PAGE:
In May, a series of attacks against MOVEit environments began a chain reaction of damage that is still affecting downstream victims five months later. This concentrated period of attacks targeted file-transfer services, including Progress Software’s MOVEit, Fortra’s GoAnywhere, and IBM Aspera Faspex, with supply-chain attacks occurring between March and May of this year.

The ransomware group Clop exploited zero-day vulnerabilities in MOVEit and GoAnywhere, as well as in Accellion file-transfer devices in 2020 and 2021. According to Jess Burn, principal analyst at Forrester, managed file-transfer services are an opportunistic attack vector because of the valuable data they handle. These services contain high-value data that threat actors can use for extortion or corporate espionage beyond just phishing for credentials.

The victims of these attacks include business sectors such as financial institutions, education service providers, government agencies, healthcare providers, insurance companies, and law firms. Managed file-transfer services have trusted access to organizations’ sensitive data, including personally identifiable information, financial, proprietary, and intellectual data.

Intel 471 has documented 17 vulnerabilities in managed file-transfer products since 2018, with 51 high-risk vulnerabilities impacting managed file transfer software since 2014. Intel 471 has classified them as significant interest to threat actors. According to Mauricio Sanchez, senior director of enterprise networking and security at Dell’Oro Group, the consequences of exposure are significant because of the time corporate data is handled by a third party when moving sensitive information from one location to another.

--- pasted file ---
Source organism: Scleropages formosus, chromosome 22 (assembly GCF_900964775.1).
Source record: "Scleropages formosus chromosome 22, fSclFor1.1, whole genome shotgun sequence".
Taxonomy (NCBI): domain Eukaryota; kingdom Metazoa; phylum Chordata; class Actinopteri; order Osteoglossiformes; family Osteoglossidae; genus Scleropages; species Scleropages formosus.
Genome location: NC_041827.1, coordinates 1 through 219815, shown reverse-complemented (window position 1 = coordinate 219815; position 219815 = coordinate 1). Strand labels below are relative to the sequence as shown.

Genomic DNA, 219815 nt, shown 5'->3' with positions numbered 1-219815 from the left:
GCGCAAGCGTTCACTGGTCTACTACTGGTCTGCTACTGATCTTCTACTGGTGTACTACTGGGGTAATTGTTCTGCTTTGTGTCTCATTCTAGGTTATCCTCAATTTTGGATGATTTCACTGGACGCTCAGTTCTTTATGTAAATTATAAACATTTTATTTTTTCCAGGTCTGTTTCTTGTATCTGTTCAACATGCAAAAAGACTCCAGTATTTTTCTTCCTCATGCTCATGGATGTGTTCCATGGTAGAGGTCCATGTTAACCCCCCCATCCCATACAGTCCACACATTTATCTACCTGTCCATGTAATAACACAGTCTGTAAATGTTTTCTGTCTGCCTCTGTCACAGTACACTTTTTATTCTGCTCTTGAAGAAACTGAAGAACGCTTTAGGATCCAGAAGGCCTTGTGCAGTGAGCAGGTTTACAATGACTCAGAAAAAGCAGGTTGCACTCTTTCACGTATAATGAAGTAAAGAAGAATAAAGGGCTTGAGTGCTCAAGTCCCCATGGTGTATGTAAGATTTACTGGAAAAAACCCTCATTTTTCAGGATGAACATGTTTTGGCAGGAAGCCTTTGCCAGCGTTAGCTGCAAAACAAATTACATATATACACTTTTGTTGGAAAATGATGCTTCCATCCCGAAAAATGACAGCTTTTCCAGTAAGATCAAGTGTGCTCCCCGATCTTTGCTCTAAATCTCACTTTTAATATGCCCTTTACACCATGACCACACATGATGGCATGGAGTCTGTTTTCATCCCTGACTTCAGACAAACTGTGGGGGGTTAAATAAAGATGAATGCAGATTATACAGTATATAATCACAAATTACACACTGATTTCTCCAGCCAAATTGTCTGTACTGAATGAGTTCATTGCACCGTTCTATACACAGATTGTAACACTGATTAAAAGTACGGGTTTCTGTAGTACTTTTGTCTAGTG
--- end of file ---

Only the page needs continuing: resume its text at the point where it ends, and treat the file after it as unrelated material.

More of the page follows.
These managed file-transfer services provide critical features such as monitoring, automation, and enhanced security, making them important for compliance requirements for government and heavily regulated industries. The largest breach connected to the MOVEit attacks so far was reported by government contractor Maximus, with files containing personal information on up to 11 million people being compromised.

The attacks on managed file-transfer services have exposed private health information, school records, and data held by government contractors and big accounting firms. According to Sanchez, any accreditation can only play catch-up to a world that moves faster and more complex.

The widespread use of managed file-transfer services has also exposed downstream victim organizations and their customers. Exposure can occur if any vendor transfers sensitive data that was ultimately compromised by an upstream attack. Burn suggested organizations consistently monitor their supply chain for potential exploitation vectors and keep data in an encrypted state. Sanchez recommended assuming that any data will be made public and ensuring there’s an extra layer of protection.


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